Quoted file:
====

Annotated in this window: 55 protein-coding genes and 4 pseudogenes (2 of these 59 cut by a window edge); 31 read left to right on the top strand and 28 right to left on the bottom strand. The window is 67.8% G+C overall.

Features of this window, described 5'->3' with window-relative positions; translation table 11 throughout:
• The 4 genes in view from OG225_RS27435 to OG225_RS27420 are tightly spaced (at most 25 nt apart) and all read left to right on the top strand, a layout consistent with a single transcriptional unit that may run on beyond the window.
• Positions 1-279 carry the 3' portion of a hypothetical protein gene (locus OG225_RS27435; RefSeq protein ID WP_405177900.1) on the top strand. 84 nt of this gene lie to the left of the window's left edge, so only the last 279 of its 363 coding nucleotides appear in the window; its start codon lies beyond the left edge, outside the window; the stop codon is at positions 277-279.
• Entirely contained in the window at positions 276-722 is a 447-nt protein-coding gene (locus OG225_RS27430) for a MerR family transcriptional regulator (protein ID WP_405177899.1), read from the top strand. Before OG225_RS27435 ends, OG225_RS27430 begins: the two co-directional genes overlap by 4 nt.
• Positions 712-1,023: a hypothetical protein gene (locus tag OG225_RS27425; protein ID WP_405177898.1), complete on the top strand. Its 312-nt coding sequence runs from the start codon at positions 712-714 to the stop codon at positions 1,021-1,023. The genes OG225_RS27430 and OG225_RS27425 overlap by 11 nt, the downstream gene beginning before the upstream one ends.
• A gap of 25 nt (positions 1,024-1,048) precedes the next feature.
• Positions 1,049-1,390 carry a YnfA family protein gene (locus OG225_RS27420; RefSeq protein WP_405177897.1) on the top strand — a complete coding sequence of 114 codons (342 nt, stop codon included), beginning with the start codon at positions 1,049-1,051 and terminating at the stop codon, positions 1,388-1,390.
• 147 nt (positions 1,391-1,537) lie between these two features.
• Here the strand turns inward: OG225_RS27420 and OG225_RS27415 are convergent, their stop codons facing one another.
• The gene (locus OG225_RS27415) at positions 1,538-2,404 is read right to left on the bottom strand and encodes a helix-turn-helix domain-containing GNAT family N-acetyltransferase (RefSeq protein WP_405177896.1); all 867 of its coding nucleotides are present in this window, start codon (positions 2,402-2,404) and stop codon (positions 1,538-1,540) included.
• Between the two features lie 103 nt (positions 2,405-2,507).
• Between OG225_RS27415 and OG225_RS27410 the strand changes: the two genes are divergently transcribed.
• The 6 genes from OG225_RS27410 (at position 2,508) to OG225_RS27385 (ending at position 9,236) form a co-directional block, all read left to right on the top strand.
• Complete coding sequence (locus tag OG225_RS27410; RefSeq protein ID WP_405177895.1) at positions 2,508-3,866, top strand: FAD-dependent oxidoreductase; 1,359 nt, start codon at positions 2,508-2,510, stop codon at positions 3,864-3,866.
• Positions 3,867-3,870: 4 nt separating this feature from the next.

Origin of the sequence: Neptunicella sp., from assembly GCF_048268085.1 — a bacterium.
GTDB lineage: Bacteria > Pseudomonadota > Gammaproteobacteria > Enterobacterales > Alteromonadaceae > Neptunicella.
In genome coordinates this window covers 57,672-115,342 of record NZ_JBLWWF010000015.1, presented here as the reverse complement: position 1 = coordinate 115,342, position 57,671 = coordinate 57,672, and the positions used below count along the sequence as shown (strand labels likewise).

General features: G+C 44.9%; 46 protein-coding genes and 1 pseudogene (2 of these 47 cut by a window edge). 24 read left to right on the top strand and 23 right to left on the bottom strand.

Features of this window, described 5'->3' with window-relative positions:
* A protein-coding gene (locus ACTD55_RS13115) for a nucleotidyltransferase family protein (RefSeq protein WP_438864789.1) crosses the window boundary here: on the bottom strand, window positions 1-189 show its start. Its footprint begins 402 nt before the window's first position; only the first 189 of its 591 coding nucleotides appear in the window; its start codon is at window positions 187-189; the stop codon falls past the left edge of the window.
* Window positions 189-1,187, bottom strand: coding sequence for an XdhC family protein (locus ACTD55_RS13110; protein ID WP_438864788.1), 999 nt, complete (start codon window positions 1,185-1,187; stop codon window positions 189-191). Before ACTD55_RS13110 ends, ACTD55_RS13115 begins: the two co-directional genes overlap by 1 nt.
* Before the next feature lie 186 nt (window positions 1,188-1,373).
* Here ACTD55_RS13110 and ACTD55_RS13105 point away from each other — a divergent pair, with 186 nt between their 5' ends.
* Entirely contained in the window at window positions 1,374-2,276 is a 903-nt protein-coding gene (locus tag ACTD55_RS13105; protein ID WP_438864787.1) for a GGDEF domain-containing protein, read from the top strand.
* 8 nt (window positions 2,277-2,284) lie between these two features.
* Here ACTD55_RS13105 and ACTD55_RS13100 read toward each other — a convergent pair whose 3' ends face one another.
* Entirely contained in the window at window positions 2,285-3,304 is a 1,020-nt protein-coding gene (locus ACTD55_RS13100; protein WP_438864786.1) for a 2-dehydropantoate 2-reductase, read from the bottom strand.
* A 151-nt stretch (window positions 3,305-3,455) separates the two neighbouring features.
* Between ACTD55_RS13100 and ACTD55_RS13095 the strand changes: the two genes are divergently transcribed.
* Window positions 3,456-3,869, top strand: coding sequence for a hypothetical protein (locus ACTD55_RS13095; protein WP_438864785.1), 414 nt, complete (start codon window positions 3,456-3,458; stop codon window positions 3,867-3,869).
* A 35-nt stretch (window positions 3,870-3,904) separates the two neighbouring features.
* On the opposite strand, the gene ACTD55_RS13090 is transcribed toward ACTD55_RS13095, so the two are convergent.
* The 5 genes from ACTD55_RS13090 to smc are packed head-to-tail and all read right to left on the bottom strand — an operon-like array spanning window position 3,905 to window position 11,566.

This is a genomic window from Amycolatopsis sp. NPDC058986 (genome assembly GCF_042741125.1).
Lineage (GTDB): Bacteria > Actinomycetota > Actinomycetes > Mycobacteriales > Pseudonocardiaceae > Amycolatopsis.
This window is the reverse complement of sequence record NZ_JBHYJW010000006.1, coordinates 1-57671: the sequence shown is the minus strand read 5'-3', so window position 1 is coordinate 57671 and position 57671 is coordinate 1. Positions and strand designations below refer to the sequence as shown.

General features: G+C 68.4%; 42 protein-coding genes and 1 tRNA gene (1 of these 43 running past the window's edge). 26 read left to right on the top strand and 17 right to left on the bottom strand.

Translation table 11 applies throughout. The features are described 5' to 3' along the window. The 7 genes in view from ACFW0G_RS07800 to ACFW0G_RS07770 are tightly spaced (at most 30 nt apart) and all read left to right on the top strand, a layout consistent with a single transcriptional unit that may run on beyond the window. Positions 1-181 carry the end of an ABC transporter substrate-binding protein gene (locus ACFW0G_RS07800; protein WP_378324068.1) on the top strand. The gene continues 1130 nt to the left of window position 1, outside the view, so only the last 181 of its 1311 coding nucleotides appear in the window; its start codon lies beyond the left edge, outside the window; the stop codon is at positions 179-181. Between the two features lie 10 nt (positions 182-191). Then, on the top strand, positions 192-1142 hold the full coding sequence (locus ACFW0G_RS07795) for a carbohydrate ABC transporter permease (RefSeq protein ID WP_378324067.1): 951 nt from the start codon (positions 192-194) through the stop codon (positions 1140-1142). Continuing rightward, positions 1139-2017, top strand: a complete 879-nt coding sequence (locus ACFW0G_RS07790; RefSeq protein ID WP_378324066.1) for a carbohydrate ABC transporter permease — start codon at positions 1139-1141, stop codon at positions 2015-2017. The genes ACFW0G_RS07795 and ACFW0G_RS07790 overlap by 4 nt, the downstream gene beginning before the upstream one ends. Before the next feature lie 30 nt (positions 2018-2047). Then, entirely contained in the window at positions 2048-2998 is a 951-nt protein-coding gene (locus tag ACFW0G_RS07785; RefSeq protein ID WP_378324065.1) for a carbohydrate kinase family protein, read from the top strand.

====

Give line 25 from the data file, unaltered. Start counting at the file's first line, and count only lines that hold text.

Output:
* Here ACTD55_RS13110 and ACTD55_RS13105 point away from each other — a divergent pair, with 186 nt between their 5' ends.